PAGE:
Our patients have numerous choices regarding advanced technology and eye care. Advances range from how patients check in for an appointment to what tools a surgeon uses to dissect tissue. They all have their benefits, and all come at a cost.
We often perform cataract surgery with near vision correction, using monovision or presbyopia-correcting intraocular lenses (IOLs). These folks are typically happy despite having mild residual refractive error. Something magically happens between that patient getting glasses that she “just cannot wear, at all” and getting cataract surgery. Let’s follow that patient’s path.
We have all been there, wrapping up the exam of a complex patient with many ocular diseases wishing there was more time to break down each diagnosis and educate the patient a bit more.
We ODs have an inherent advantage our patients do not—we know what’s coming.
T’was the night before Christmas, and all through the towns, not an optometrist was stirring—not even an online retailer promising glasses at low cost.
The ocular surface encompasses not only the cornea, but the all-important supporting conjunctiva that is divided into the bulbar, limbal, palpebral, forneaceal, and marginal zones.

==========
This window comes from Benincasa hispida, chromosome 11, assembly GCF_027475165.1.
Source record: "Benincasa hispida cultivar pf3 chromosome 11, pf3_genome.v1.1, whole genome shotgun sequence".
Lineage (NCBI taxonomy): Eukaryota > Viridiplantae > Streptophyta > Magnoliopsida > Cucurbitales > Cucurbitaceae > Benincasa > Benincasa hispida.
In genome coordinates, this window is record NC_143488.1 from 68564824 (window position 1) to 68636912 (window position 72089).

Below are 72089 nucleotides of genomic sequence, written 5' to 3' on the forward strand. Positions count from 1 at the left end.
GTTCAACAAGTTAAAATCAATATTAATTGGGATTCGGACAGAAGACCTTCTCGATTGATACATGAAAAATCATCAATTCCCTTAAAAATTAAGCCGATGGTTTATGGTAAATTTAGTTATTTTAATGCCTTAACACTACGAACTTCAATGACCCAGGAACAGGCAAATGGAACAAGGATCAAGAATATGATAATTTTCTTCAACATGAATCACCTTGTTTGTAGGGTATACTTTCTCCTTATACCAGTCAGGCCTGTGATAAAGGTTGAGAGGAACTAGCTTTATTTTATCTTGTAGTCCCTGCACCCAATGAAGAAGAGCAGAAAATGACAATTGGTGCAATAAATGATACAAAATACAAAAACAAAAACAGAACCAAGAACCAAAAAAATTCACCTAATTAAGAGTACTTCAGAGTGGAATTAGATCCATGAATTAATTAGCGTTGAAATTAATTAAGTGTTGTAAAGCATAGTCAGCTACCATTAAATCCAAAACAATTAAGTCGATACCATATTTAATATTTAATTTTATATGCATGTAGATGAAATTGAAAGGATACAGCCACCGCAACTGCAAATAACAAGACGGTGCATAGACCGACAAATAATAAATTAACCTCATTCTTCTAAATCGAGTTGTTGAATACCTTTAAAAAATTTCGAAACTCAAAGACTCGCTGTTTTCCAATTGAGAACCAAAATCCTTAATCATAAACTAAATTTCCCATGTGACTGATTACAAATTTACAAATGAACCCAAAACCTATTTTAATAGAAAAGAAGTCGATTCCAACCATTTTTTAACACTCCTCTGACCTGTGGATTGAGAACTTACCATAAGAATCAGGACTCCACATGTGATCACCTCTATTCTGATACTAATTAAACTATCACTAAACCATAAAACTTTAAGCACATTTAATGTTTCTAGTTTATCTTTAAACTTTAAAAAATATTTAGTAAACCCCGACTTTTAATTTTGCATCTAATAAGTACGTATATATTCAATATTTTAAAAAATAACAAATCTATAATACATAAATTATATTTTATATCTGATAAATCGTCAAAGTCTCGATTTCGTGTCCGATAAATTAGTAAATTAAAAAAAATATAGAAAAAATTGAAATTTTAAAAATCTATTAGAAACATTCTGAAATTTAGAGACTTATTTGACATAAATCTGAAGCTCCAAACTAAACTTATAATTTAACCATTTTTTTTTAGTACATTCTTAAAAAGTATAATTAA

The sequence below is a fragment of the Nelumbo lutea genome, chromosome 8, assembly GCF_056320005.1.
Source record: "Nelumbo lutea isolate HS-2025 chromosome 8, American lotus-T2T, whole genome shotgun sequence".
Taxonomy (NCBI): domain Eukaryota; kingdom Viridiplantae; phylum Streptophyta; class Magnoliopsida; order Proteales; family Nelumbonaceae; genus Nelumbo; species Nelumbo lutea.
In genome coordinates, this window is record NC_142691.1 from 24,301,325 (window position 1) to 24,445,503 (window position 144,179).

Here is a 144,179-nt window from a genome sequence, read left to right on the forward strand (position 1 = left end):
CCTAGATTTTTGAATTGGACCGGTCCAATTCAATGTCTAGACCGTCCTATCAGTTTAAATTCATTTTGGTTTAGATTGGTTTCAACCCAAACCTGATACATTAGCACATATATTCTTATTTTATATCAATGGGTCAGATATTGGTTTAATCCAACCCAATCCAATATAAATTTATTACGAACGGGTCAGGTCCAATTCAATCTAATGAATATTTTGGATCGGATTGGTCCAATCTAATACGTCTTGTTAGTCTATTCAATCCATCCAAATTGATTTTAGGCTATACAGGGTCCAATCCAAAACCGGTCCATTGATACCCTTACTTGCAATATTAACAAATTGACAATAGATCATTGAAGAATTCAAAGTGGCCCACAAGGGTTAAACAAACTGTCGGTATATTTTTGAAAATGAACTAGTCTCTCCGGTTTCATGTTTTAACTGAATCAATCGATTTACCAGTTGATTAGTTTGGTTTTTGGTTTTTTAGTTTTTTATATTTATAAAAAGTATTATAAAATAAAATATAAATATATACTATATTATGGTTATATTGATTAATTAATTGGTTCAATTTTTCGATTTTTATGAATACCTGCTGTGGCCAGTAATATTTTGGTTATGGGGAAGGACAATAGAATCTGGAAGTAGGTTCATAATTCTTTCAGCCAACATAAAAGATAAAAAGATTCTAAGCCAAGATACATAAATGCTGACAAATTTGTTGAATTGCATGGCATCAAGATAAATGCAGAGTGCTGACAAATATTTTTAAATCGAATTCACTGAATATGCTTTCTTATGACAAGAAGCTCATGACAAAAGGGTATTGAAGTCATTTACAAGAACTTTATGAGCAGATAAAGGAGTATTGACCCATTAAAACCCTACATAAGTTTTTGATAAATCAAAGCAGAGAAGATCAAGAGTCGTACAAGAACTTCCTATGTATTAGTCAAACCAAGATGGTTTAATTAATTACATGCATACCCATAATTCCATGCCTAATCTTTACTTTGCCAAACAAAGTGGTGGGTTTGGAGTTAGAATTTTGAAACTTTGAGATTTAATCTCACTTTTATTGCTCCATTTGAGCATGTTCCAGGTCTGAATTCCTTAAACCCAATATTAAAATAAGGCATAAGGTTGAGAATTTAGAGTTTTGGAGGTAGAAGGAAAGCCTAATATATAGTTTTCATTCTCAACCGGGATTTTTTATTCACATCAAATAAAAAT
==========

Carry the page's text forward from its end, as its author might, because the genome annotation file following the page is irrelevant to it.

Modern ophthalmic cataract surgery now employs sophisticated techniques to improve outcomes and patient satisfaction. This includes surgical systems providing better control, lasers to perform manual techniques, and intraoperative evaluation to evaluate surgical endpoints before the patient leaves the operating room (OR).
Years ago, I realized that a cataract is anomaly of the ocular system that should be eradicated at its earliest stages. Frankly, if you were in a relationship that was not going well and was destined to keep getting worse, would you stay?
A study recently published in JAMA Ophthalmology found that long-term daily supplementation with selenium and/or vitamin E did not have a beneficial effect on cataract risk in men.